You have to be a direct descendent of a veteran of the War of Independence to join The Daughters of the American Revolution. Set up 125 years ago when its brother organisation refused to accept women, it now far eclipses the Sons of the American Revolution. It was once the watchword for white, exclusive privilege and is famous for refusing to allow a black singer to perform, but now it's membership is growing and it proudly boasts women of all backgrounds and colour. Its aims have changed little in its history: patriotism, education and the preservation of historic buildings. Emma Barnett joins four thousand of its members at its annual Congress in Washington to find out why women are choosing to join, and how they are interpreting the organisation's aims in the 21st century.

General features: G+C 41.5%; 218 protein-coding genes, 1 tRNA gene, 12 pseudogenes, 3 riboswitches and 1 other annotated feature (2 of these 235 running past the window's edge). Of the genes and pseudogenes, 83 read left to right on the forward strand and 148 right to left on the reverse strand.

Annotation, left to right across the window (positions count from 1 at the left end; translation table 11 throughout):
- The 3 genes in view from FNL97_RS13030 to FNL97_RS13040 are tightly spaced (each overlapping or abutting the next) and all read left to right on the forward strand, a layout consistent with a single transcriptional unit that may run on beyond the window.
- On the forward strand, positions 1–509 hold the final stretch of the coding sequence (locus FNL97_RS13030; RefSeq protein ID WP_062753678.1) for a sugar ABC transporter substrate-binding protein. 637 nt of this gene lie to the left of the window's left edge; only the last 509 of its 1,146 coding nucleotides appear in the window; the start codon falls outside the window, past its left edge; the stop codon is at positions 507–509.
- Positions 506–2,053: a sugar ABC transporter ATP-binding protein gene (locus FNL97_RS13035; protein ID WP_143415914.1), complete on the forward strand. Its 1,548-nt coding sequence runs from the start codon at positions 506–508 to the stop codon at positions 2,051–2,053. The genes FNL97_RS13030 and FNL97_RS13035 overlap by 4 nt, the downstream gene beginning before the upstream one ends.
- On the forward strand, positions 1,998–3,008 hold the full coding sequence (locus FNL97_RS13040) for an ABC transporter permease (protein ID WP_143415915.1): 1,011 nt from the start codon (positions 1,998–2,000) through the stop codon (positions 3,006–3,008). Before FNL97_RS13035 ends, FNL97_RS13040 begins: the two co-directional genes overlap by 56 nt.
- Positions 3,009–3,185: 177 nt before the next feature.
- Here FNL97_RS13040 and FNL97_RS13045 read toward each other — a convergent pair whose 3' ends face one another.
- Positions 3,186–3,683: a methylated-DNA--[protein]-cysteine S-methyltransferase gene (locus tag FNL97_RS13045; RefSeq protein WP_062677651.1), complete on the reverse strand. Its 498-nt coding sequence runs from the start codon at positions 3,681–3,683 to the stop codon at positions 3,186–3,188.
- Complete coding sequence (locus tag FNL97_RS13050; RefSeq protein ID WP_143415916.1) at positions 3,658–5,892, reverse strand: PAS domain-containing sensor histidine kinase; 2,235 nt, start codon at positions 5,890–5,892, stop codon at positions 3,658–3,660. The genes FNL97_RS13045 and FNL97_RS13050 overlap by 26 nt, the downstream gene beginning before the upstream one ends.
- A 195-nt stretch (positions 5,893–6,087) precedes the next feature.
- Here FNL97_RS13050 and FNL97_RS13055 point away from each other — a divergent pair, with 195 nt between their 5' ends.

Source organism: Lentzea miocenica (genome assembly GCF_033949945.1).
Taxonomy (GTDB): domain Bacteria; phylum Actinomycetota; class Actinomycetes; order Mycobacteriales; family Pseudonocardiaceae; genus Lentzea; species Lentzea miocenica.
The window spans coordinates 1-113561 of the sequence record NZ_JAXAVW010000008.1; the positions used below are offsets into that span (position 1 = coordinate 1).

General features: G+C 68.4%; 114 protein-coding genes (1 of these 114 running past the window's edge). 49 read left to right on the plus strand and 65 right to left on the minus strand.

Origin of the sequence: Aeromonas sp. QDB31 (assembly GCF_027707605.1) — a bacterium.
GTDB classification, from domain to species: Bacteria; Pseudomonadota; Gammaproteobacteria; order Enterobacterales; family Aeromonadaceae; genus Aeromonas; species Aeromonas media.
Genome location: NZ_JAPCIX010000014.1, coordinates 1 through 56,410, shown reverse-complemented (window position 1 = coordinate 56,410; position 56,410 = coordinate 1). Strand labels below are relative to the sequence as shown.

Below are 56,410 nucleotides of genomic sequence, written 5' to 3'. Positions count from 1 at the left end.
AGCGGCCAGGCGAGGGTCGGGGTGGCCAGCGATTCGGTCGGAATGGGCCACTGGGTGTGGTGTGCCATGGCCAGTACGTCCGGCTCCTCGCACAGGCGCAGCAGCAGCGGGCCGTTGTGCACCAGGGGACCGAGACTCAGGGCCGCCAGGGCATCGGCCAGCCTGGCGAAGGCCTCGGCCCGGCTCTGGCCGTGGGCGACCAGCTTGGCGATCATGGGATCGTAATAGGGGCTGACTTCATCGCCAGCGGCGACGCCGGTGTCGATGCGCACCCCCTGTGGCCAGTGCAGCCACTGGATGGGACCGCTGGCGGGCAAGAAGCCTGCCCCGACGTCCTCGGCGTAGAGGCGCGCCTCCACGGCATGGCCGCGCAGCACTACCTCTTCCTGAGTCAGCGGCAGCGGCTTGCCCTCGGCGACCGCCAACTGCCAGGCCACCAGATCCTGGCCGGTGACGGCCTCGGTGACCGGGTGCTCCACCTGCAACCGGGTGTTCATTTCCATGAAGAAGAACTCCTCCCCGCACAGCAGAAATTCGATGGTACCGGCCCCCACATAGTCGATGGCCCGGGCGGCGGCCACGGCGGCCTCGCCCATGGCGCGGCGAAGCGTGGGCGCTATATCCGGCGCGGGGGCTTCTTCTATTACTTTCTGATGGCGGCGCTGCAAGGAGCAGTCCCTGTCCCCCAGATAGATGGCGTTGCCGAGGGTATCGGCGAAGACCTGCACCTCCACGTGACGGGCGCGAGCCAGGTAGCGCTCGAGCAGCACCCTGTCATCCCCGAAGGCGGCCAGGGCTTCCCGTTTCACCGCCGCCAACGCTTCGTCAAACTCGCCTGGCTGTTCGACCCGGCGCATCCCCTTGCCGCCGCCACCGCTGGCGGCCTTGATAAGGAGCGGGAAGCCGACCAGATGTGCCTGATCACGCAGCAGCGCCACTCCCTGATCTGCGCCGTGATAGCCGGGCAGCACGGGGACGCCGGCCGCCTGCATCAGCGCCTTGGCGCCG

Producer: Katy Hickman.